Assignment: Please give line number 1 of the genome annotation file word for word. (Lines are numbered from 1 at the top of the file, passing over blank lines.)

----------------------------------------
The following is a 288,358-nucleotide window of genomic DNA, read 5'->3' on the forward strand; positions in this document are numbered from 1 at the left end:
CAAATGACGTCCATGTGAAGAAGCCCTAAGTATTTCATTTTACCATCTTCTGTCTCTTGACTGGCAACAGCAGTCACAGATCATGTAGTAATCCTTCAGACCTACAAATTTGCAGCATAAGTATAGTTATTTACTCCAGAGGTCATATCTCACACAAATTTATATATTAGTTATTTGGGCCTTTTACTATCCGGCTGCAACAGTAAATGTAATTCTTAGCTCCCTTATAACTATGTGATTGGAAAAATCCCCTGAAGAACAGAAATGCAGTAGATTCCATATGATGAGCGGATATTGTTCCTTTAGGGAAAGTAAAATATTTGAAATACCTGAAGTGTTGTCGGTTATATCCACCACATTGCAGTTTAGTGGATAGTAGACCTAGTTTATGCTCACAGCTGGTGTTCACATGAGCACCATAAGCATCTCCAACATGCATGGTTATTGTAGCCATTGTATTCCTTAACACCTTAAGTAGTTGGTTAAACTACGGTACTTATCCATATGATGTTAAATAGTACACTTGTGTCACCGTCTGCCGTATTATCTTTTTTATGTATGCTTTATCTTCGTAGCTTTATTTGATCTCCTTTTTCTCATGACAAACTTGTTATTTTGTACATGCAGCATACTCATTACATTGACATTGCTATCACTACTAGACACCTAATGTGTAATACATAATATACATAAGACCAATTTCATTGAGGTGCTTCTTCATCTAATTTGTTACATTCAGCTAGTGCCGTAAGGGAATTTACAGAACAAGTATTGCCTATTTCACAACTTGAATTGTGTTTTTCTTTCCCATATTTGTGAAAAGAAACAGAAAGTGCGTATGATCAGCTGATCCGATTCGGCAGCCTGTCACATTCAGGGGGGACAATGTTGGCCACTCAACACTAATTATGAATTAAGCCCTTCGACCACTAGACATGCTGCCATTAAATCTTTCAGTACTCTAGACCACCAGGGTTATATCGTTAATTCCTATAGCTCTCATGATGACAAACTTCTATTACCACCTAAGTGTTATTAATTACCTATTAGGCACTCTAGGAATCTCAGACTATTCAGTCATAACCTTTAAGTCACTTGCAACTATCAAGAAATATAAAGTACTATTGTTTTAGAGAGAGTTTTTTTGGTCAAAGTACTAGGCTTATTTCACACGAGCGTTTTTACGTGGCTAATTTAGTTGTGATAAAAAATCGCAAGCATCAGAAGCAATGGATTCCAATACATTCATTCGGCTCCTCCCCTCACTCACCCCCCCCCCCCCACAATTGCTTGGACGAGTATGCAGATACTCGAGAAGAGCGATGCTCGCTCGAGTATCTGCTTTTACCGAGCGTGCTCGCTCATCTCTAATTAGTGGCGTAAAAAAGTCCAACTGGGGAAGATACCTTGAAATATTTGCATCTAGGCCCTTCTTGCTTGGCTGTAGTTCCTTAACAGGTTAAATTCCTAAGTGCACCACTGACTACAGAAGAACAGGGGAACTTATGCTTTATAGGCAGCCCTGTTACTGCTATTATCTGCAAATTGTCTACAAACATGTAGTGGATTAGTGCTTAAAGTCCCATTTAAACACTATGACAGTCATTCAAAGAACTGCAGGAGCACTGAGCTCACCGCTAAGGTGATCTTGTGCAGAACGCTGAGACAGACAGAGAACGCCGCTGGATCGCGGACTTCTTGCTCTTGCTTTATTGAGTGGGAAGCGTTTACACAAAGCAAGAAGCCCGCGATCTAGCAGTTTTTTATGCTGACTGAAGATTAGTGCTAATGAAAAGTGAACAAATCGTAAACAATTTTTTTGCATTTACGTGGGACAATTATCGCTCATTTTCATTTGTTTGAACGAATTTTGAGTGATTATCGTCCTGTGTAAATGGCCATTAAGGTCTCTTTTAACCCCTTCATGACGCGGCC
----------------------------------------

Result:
The following is a 288,358-nucleotide window of genomic DNA, read 5'->3' on the forward strand; positions in this document are numbered from 1 at the left end: